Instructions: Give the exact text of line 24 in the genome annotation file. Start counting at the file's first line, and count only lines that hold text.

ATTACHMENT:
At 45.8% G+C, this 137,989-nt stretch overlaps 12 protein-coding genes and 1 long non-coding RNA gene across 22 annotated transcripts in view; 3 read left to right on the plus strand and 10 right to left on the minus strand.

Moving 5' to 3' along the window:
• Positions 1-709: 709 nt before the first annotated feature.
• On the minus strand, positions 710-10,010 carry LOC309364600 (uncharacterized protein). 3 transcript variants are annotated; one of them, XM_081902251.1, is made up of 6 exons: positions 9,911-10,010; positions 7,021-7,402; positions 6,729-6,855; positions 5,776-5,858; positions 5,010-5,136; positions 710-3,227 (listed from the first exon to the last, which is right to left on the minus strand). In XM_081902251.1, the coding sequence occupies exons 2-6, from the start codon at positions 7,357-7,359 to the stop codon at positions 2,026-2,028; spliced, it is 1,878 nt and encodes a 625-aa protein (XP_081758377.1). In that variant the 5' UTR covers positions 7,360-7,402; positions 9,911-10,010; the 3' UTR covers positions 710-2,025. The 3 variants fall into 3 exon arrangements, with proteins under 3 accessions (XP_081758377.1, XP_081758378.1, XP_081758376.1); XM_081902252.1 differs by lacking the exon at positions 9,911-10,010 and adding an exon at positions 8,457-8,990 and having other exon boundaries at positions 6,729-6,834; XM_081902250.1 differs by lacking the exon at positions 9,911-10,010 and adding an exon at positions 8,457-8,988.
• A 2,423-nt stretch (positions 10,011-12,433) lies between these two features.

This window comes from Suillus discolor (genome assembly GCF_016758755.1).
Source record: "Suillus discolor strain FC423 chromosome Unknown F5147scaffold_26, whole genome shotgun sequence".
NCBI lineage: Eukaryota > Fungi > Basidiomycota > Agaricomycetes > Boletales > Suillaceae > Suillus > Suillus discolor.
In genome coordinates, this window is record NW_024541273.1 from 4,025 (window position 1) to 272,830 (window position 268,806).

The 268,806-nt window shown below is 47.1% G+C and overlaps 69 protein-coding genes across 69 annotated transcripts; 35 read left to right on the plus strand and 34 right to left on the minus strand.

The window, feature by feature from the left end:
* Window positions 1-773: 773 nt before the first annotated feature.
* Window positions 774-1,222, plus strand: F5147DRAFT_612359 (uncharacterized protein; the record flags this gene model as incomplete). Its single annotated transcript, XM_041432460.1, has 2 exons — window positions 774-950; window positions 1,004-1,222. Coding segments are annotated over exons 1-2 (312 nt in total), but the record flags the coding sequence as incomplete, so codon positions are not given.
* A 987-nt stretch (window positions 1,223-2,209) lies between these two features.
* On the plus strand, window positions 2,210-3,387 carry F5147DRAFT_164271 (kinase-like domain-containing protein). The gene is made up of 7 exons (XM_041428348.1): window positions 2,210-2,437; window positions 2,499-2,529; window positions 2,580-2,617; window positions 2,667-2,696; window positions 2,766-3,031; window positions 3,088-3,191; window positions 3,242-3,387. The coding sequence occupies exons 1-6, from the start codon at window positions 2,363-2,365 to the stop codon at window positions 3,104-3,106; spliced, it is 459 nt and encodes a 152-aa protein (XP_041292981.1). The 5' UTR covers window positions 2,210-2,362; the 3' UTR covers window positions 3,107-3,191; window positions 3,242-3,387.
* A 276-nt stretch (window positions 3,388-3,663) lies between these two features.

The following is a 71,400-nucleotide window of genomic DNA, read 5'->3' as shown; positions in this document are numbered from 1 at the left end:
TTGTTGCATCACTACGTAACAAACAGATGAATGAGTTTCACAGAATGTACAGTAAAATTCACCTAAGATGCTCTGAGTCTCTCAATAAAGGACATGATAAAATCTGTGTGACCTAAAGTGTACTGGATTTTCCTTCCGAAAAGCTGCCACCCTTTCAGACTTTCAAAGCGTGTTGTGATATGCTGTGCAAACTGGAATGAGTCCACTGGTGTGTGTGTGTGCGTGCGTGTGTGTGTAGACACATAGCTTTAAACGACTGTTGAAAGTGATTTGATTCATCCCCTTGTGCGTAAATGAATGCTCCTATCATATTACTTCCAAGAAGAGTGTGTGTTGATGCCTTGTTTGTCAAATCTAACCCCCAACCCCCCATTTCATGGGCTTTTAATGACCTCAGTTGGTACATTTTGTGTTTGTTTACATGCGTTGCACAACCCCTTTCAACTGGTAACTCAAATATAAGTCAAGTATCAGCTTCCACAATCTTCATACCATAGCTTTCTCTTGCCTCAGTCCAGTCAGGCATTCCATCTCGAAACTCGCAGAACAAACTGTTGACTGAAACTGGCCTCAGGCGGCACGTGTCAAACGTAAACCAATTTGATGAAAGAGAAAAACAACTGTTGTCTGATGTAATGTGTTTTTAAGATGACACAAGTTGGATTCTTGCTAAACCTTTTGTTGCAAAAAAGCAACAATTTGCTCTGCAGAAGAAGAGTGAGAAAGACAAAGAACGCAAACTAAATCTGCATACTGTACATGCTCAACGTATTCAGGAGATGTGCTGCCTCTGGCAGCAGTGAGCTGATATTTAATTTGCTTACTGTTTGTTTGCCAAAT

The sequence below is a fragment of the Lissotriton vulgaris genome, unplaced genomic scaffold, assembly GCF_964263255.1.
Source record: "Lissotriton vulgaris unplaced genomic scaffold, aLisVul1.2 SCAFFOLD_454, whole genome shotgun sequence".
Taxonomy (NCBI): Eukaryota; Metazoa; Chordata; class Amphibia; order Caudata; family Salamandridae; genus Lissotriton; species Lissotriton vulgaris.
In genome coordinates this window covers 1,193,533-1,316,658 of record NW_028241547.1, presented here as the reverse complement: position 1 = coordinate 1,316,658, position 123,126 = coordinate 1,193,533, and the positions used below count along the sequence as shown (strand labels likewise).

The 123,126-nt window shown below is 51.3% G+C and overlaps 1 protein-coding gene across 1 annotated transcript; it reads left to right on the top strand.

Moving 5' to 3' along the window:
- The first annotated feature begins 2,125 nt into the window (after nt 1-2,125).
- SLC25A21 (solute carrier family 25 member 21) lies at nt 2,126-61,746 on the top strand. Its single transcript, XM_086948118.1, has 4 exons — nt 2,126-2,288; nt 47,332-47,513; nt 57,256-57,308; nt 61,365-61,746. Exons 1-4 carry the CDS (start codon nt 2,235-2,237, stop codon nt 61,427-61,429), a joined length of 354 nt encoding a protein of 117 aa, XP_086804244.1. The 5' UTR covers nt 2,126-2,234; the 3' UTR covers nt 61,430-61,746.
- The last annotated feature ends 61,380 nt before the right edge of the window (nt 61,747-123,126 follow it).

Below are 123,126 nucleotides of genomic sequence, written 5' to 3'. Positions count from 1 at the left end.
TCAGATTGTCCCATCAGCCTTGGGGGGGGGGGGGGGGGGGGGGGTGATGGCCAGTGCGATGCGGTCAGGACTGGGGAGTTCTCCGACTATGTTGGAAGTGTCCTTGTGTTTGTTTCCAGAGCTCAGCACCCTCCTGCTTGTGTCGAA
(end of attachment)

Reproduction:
Moving 5' to 3' along the window: